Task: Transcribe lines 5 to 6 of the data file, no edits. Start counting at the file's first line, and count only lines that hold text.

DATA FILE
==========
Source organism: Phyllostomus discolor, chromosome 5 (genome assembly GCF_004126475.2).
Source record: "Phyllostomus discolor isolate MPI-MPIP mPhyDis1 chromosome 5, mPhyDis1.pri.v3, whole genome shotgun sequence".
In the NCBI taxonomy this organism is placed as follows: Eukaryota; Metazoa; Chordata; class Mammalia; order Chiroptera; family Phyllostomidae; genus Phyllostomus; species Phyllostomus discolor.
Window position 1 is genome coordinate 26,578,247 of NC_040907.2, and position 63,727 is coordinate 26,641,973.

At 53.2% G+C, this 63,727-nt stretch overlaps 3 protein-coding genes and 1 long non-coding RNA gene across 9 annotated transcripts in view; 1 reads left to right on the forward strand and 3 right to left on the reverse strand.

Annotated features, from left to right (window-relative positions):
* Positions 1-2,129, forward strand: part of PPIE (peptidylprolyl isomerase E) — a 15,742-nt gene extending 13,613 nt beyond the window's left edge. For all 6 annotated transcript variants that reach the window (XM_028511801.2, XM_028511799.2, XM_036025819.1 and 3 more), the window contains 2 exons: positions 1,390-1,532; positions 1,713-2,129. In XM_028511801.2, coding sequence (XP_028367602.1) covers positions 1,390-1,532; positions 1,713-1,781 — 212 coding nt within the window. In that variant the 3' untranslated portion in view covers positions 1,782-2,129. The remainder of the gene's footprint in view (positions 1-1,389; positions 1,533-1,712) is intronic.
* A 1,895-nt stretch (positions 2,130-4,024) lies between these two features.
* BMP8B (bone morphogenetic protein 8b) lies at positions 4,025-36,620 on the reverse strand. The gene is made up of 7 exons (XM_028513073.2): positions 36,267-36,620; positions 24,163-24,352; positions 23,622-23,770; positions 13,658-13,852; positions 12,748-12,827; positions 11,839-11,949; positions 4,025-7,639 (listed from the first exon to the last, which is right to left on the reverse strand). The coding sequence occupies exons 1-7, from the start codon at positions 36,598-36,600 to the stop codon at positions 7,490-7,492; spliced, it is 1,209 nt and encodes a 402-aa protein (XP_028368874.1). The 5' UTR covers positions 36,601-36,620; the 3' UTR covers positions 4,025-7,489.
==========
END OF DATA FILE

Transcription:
At 53.2% G+C, this 63,727-nt stretch overlaps 3 protein-coding genes and 1 long non-coding RNA gene across 9 annotated transcripts in view; 1 reads left to right on the forward strand and 3 right to left on the reverse strand.

Annotated features, from left to right (window-relative positions):